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Microsoft is ending Xbox backward compatibility program

Xbox backward compatibility program

Microsoft will no longer add new backward compatible games to Xbox Series S and Xbox Series X. Back on a project that has carried the brand for several years.

Xbox: Microsoft is ending backward compatibility program

We can criticize Microsoft’s approach to video games on many subjects, but if there is one element on which we can applaud the firm’s effort, it is backward compatibility. For several years, Microsoft has offered free access to its old games on new consoles. From a slightly crazy project that carries within it the symbol of the comeback of Xbox, Microsoft announces the end of its program on the sidelines of the 20th anniversary of Xbox.


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A crazy project led by mister xCloud


We learn in the columns of GQ the origins of this initiative. Between 2013 and 2015, Microsoft made the disastrous launch of the Xbox One and found itself without a vision for its gaming structure. Phil Spencer replaces Don Mattrick (and Marc Whitten who occupied the interim), and must rebuild the image of the brand. Long before the E3 2015 conference, recognized apostériori as year zero of the return of Xbox, Kareem Choudhry, the current head of Xbox cloud gaming, went to see Phil Spencer: “ I thought to myself: I thought about it, we don’t have the option to play old games on the Xbox One. I want to take a team of about 30 of our smartest people. We’re going to be working on it for a year, and it’s only at the end of the year that I’ll tell you if it’s going to work or not. “. Phil Spencer takes the bet and agrees to entrust the project to Kareem Choudhry.

Backward compatibility will finally be announced at the famous E3 2015 conference as one of the flagship measures of the “new Xbox” which listens to the demands of players. Six years later, the program must now end.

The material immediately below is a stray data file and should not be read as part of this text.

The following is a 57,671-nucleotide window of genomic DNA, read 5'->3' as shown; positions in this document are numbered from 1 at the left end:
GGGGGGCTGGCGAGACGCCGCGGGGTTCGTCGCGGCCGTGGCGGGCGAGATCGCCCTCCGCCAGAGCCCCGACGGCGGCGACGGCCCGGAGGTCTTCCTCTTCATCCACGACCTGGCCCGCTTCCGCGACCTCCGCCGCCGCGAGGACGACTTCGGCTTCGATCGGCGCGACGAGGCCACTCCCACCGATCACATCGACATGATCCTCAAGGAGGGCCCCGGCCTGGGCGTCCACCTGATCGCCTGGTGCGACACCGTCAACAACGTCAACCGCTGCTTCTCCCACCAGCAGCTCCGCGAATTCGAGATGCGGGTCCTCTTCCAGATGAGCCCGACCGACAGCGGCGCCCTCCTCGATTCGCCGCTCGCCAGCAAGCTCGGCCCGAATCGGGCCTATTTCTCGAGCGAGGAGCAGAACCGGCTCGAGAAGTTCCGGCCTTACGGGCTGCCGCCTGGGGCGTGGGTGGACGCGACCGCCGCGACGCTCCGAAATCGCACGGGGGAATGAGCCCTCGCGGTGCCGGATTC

Automatically remastered games


The backward compatibility program has become one of the pillars of the Xbox ecosystem. It allows on a list of compatible games to be able to play Xbox (2001) or Xbox 360 games on Xbox One, then now on Xbox Series S and Xbox Series X.

Better, Microsoft offers improvements for certain titles such as increasing the definition or improving certain assets. So the best version to date of Final Fantasy XIII or Red Read Redemption 1 happens to be the Xbox 360 versions played on an Xbox One X or an Xbox Series X.


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With the new consoles, Microsoft has added Auto HDR which automatically activates HDR on games that were not intended for, and FPS Boost which allows going to 60 or 120 frames per second on games intended to run at 30 frames per second.

All of these functions are free if you already own the games. In Demat, all you have to do is redownload them, and on a disc, you just have to insert the disc into the console so that it can download the backward compatible version of the game.

The end of backward compatibility with the last 70 games

At the Xbox 20th anniversary event, Microsoft unveiled a new list of 70 games added to titles compatible with the new consoles.

New backward compatible games on Xbox One and Xbox Series X and S

New backward compatible games on Xbox One and Xbox Series X and S // Source: Xbox

In addition to these 70 titles, 37 games now benefit from the FPS Boost function and in particular several titles of the Xbox 360 for the first time. The FPS boost feature has been reserved for a few Xbox One titles until now.


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Unfortunately, we also learn in the columns of The Verge that Microsoft is officially ending this backward compatibility program. ” This latest and final addition of over 70 titles to the backward compatibility program was only possible thanks to the passion and feedback from the community. »Said Peggy Lo, in charge of the backward compatibility program at Xbox. We understand that this is not really a decision wanted by Microsoft.

While we continue to focus on preserving and enhancing video game art, we have reached the limit of our ability to bring new games from the past to the catalog due to licensing, legal and technical constraints.

Microsoft should therefore continue to improve games with tools like FPS Boost, but will never add new games to the list of backward compatible titles again. The firm points to technical constraints, but also, and above all, licensing and legal constraints. It is often necessary to find out who owns the rights to a game, especially when the development studio or the publisher has since closed. It is also necessary to take care of the different licenses: musical obviously, but also the different rights of use. assets or engines and tools of all kinds. This very complex task now seems insurmountable for games that have not found their place in the program.


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Let’s face it, we would now like to see Sony and Nintendo embark on similar adventures to improve the preservation of console history since the NES and the first PlayStation.

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